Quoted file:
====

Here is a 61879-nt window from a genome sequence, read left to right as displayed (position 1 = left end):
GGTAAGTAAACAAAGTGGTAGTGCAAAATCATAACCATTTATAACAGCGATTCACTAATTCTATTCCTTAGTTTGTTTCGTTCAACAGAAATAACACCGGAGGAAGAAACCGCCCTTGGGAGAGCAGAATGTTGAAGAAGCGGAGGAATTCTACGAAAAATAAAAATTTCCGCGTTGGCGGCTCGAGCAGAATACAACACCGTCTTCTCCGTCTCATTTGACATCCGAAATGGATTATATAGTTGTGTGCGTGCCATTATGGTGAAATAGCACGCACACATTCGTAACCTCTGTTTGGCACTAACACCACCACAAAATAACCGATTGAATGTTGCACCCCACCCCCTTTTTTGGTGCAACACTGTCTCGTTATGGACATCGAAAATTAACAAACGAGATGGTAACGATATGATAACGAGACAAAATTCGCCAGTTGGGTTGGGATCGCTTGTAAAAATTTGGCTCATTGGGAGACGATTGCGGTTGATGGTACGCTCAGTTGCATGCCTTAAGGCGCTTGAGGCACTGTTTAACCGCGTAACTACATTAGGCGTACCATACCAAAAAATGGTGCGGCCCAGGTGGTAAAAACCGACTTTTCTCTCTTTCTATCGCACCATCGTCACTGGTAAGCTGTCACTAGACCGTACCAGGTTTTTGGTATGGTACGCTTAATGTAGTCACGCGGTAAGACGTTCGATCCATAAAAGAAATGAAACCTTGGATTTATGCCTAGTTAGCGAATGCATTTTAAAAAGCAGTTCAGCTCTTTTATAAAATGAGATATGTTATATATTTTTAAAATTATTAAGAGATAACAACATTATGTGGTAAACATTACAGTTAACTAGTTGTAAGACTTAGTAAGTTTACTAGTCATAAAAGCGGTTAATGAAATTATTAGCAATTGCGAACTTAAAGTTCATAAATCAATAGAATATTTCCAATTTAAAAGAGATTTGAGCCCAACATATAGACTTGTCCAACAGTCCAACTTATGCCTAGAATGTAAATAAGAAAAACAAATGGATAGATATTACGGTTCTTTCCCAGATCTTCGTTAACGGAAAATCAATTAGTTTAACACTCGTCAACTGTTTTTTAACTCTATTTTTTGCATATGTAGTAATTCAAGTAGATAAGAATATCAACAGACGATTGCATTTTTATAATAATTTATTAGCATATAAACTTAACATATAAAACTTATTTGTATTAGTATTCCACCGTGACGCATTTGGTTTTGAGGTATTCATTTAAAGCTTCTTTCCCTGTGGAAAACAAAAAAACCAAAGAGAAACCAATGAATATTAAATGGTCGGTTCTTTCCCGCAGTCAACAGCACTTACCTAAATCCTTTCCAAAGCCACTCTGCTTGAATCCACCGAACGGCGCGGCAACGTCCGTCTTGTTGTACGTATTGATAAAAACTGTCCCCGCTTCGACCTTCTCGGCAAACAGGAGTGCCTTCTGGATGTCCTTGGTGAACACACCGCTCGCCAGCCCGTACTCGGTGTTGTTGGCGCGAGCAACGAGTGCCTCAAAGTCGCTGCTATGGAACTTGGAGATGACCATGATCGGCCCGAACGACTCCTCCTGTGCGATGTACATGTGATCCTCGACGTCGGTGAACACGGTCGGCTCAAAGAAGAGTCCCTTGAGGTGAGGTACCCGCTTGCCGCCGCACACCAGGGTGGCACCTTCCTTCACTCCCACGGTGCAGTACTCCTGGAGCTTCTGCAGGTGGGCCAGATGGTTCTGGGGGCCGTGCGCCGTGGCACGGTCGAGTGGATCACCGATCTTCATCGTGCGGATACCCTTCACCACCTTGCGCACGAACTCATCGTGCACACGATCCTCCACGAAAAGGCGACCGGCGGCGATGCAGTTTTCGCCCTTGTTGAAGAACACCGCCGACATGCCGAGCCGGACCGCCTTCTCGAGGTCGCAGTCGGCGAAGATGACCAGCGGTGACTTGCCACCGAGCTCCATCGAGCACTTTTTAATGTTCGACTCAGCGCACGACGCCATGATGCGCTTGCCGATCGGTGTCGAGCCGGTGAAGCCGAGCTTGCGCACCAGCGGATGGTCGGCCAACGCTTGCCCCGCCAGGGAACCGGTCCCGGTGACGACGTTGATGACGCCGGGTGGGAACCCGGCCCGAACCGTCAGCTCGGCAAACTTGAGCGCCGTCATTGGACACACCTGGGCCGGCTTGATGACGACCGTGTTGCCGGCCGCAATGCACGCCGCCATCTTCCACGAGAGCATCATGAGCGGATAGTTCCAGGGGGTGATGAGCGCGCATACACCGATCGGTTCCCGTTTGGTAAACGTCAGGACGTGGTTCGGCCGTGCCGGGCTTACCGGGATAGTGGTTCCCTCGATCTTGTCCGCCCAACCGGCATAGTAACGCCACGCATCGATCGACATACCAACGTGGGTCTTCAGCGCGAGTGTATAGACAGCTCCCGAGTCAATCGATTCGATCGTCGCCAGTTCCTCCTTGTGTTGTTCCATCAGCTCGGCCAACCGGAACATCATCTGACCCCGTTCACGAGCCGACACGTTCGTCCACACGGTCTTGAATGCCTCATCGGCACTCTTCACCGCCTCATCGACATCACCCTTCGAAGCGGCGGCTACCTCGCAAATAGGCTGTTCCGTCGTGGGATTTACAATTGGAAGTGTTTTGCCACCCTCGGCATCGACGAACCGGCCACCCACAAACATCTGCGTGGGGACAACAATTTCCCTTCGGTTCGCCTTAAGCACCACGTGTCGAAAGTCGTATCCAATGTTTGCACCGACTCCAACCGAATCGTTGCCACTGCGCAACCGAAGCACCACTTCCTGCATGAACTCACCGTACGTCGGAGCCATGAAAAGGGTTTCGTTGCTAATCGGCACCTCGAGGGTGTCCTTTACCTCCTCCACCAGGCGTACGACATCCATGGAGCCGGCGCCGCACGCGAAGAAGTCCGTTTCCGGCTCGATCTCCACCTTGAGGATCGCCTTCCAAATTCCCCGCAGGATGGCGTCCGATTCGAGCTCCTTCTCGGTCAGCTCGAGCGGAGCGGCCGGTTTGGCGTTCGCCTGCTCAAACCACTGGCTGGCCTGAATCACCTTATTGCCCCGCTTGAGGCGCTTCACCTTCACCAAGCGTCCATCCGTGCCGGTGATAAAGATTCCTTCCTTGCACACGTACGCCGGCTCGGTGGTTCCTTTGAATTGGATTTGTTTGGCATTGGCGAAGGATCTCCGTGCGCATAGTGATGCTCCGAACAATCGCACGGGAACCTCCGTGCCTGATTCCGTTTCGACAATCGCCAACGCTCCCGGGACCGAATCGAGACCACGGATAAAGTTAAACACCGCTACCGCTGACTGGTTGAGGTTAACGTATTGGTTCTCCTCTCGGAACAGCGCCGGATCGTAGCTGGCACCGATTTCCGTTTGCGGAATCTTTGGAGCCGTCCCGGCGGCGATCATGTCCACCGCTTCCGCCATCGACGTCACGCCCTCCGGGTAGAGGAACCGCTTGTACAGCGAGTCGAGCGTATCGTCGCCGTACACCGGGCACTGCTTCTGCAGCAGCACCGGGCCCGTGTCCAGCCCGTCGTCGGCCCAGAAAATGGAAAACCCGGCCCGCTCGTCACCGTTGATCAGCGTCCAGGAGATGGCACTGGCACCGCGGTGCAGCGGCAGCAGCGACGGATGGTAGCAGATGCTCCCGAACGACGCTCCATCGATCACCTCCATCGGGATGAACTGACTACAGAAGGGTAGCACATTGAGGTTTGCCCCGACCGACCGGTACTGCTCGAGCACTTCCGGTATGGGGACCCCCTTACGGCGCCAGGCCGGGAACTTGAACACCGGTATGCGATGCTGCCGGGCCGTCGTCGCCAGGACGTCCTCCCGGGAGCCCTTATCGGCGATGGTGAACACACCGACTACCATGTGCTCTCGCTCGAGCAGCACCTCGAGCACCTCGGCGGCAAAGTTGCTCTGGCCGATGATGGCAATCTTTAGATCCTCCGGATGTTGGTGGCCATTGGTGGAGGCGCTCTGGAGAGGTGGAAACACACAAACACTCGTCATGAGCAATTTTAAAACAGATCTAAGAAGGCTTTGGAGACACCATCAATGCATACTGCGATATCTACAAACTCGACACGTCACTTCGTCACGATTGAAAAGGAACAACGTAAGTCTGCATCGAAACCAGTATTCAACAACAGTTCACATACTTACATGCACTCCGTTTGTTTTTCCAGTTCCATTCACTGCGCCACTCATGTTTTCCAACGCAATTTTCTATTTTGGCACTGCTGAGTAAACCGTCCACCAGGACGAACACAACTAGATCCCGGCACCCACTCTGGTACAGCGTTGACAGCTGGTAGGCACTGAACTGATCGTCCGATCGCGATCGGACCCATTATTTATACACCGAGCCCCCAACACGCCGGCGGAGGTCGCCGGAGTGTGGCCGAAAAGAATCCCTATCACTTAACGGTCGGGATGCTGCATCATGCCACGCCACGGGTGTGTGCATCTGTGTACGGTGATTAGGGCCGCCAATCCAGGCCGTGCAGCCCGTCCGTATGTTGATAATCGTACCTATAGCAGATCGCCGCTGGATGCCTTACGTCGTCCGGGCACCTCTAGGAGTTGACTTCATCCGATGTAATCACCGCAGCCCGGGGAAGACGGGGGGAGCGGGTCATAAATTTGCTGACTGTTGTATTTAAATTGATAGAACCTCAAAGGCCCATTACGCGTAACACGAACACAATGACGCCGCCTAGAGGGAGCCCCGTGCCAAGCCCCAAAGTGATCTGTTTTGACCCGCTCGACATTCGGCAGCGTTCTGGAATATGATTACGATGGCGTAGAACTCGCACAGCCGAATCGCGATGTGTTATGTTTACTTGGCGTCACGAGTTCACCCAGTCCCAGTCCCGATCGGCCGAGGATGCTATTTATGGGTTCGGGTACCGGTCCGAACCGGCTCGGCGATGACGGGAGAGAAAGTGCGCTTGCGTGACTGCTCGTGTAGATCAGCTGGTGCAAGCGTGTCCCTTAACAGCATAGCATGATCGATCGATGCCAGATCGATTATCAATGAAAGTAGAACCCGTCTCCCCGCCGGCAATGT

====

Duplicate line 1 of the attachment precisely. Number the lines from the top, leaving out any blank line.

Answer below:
Here is a 61879-nt window from a genome sequence, read left to right as displayed (position 1 = left end):